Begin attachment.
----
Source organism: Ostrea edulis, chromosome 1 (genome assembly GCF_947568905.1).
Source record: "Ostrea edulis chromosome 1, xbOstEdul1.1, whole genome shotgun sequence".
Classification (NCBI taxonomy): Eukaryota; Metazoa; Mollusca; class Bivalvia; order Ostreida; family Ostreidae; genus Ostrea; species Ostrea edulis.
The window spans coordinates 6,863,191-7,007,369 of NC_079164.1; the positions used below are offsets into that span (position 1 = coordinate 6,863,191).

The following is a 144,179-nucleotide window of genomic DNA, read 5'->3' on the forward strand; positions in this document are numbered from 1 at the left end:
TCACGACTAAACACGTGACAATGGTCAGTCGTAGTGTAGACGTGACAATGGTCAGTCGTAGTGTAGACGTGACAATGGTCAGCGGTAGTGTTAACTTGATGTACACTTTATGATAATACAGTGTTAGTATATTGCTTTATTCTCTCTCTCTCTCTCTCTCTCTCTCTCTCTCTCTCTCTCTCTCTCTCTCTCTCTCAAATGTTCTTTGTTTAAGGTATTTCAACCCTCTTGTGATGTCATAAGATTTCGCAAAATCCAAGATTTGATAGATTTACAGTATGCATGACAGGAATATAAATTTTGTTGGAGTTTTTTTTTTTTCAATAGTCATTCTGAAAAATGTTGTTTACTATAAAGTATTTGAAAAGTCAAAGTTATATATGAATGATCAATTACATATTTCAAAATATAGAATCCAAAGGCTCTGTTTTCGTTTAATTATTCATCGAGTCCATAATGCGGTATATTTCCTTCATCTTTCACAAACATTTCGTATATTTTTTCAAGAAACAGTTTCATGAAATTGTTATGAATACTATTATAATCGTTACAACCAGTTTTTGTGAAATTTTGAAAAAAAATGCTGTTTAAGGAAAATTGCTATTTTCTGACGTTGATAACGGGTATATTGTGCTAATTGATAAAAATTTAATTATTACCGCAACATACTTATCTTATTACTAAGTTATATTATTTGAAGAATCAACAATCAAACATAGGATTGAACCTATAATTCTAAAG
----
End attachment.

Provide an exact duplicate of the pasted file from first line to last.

Source organism: Ostrea edulis, chromosome 1 (genome assembly GCF_947568905.1).
Source record: "Ostrea edulis chromosome 1, xbOstEdul1.1, whole genome shotgun sequence".
Classification (NCBI taxonomy): Eukaryota; Metazoa; Mollusca; class Bivalvia; order Ostreida; family Ostreidae; genus Ostrea; species Ostrea edulis.
The window spans coordinates 6,863,191-7,007,369 of NC_079164.1; the positions used below are offsets into that span (position 1 = coordinate 6,863,191).

The following is a 144,179-nucleotide window of genomic DNA, read 5'->3' on the forward strand; positions in this document are numbered from 1 at the left end:
TCACGACTAAACACGTGACAATGGTCAGTCGTAGTGTAGACGTGACAATGGTCAGTCGTAGTGTAGACGTGACAATGGTCAGCGGTAGTGTTAACTTGATGTACACTTTATGATAATACAGTGTTAGTATATTGCTTTATTCTCTCTCTCTCTCTCTCTCTCTCTCTCTCTCTCTCTCTCTCTCTCTCTCTCTCTCAAATGTTCTTTGTTTAAGGTATTTCAACCCTCTTGTGATGTCATAAGATTTCGCAAAATCCAAGATTTGATAGATTTACAGTATGCATGACAGGAATATAAATTTTGTTGGAGTTTTTTTTTTTTCAATAGTCATTCTGAAAAATGTTGTTTACTATAAAGTATTTGAAAAGTCAAAGTTATATATGAATGATCAATTACATATTTCAAAATATAGAATCCAAAGGCTCTGTTTTCGTTTAATTATTCATCGAGTCCATAATGCGGTATATTTCCTTCATCTTTCACAAACATTTCGTATATTTTTTCAAGAAACAGTTTCATGAAATTGTTATGAATACTATTATAATCGTTACAACCAGTTTTTGTGAAATTTTGAAAAAAAATGCTGTTTAAGGAAAATTGCTATTTTCTGACGTTGATAACGGGTATATTGTGCTAATTGATAAAAATTTAATTATTACCGCAACATACTTATCTTATTACTAAGTTATATTATTTGAAGAATCAACAATCAAACATAGGATTGAACCTATAATTCTAAAG